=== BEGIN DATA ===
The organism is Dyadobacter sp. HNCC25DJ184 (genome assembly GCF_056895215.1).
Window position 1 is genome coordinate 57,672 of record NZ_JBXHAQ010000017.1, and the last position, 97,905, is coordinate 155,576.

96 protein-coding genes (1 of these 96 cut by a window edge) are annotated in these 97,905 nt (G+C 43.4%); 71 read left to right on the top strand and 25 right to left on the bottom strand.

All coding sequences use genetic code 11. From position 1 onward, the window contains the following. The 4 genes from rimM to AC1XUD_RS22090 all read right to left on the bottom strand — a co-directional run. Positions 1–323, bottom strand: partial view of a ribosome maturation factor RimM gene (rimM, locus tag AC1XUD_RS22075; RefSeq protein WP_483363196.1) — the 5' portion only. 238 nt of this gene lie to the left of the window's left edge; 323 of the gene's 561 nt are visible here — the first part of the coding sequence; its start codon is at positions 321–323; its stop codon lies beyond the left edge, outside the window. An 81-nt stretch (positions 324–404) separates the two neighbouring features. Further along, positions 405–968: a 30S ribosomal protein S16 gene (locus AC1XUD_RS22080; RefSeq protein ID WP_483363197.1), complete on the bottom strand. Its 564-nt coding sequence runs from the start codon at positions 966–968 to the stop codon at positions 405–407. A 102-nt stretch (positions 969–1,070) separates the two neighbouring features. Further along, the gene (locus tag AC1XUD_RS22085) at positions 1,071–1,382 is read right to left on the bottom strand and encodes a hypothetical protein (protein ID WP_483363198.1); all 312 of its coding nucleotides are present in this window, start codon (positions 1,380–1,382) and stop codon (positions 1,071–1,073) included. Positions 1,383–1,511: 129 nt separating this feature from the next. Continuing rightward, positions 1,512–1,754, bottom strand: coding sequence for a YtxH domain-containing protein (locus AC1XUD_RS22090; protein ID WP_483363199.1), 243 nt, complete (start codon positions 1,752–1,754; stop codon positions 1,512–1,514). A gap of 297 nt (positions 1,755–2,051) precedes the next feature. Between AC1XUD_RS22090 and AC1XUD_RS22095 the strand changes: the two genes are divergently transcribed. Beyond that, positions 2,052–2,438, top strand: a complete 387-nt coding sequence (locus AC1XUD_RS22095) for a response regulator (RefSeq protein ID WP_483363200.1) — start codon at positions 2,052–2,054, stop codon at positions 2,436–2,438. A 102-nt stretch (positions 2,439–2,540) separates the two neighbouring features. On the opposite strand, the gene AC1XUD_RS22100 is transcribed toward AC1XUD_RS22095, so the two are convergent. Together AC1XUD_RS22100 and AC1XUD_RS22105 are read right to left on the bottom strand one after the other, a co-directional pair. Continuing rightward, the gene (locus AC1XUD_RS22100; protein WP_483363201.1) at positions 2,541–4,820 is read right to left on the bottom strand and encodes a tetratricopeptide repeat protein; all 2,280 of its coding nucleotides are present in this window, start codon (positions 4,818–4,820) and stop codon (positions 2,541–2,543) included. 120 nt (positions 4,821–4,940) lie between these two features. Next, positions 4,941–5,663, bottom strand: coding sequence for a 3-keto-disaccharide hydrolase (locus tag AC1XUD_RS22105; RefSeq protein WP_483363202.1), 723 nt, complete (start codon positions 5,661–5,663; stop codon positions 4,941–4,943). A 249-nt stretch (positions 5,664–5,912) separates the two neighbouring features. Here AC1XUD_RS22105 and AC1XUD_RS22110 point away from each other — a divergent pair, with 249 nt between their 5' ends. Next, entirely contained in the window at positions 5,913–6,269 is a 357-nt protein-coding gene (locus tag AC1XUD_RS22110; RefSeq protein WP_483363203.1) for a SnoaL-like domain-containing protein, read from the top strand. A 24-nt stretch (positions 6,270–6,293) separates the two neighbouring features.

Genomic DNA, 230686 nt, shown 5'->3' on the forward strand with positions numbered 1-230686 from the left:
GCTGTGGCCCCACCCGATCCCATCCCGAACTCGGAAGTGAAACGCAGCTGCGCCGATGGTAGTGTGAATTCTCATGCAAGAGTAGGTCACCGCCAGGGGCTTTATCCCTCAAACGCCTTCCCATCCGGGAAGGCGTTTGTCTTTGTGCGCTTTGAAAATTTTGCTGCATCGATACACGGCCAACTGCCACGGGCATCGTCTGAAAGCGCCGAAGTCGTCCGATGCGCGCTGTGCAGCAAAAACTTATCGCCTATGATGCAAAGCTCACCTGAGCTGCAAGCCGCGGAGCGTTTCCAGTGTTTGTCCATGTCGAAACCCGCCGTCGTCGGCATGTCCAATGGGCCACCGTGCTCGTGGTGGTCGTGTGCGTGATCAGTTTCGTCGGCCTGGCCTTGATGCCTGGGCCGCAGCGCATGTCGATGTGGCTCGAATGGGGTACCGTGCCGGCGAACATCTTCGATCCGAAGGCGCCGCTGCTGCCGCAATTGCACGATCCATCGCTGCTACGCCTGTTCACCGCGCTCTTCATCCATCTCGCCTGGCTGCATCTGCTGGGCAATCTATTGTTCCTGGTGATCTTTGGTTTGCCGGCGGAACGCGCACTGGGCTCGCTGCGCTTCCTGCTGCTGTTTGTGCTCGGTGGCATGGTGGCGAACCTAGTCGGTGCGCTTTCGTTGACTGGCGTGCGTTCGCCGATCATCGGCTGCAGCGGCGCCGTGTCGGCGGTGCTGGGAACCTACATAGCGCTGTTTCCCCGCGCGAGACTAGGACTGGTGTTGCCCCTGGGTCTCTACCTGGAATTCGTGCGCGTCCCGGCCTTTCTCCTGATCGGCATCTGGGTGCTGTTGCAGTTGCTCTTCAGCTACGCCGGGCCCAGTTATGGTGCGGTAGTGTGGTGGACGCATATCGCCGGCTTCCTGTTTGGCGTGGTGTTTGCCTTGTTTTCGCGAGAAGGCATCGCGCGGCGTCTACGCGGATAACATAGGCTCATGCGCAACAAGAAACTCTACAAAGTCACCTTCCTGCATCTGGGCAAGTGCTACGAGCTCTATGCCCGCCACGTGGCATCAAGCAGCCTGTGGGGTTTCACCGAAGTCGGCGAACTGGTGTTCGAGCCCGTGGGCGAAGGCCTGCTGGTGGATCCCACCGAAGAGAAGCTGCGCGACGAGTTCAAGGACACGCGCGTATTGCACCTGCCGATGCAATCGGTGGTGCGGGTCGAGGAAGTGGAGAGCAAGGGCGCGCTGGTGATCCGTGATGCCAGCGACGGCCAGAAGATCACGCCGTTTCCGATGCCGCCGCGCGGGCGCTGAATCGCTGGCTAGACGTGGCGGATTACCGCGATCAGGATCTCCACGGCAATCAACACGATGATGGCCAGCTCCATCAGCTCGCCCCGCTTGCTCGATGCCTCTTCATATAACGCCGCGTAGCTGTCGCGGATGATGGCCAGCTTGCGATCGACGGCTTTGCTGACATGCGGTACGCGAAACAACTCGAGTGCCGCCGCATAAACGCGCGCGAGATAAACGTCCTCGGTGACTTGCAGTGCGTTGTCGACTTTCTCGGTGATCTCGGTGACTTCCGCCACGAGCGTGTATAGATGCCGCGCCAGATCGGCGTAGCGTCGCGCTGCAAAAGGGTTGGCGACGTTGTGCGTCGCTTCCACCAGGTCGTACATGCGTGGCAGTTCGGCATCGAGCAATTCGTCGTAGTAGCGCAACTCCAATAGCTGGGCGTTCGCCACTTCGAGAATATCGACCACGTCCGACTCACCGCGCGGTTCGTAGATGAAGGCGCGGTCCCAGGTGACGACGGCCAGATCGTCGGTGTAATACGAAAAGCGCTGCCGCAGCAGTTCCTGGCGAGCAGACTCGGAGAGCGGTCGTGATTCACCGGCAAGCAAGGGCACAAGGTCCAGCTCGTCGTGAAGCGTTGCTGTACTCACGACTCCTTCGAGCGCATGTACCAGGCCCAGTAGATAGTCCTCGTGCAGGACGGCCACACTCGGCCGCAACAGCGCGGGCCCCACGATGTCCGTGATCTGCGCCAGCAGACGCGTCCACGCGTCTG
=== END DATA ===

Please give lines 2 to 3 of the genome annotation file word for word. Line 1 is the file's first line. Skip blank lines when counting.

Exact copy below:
Window position 1 is genome coordinate 57,672 of record NZ_JBXHAQ010000017.1, and the last position, 97,905, is coordinate 155,576.

96 protein-coding genes (1 of these 96 cut by a window edge) are annotated in these 97,905 nt (G+C 43.4%); 71 read left to right on the top strand and 25 right to left on the bottom strand.